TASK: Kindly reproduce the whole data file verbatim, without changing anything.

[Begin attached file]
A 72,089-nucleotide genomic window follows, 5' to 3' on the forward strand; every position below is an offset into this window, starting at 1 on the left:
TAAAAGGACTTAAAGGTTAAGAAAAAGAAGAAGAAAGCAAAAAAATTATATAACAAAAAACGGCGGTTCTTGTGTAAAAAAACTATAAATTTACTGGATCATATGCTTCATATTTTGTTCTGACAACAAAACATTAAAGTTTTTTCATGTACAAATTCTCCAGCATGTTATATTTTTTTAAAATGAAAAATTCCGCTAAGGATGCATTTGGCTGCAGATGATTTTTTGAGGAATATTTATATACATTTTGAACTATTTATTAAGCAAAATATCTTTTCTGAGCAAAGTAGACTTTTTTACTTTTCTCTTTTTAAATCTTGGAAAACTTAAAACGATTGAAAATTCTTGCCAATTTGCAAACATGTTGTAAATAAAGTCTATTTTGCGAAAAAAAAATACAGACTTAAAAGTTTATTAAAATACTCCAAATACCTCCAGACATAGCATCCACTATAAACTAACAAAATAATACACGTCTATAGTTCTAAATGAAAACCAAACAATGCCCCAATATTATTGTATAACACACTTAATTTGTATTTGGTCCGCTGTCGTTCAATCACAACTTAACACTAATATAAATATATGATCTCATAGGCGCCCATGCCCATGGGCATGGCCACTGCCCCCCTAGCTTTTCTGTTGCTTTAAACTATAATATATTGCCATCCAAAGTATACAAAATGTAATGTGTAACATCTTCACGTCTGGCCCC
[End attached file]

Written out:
A 72,089-nucleotide genomic window follows, 5' to 3' on the forward strand; every position below is an offset into this window, starting at 1 on the left:
TAAAAGGACTTAAAGGTTAAGAAAAAGAAGAAGAAAGCAAAAAAATTATATAACAAAAAACGGCGGTTCTTGTGTAAAAAAACTATAAATTTACTGGATCATATGCTTCATATTTTGTTCTGACAACAAAACATTAAAGTTTTTTCATGTACAAATTCTCCAGCATGTTATATTTTTTTAAAATGAAAAATTCCGCTAAGGATGCATTTGGCTGCAGATGATTTTTTGAGGAATATTTATATACATTTTGAACTATTTATTAAGCAAAATATCTTTTCTGAGCAAAGTAGACTTTTTTACTTTTCTCTTTTTAAATCTTGGAAAACTTAAAACGATTGAAAATTCTTGCCAATTTGCAAACATGTTGTAAATAAAGTCTATTTTGCGAAAAAAAAATACAGACTTAAAAGTTTATTAAAATACTCCAAATACCTCCAGACATAGCATCCACTATAAACTAACAAAATAATACACGTCTATAGTTCTAAATGAAAACCAAACAATGCCCCAATATTATTGTATAACACACTTAATTTGTATTTGGTCCGCTGTCGTTCAATCACAACTTAACACTAATATAAATATATGATCTCATAGGCGCCCATGCCCATGGGCATGGCCACTGCCCCCCTAGCTTTTCTGTTGCTTTAAACTATAATATATTGCCATCCAAAGTATACAAAATGTAATGTGTAACATCTTCACGTCTGGCCCC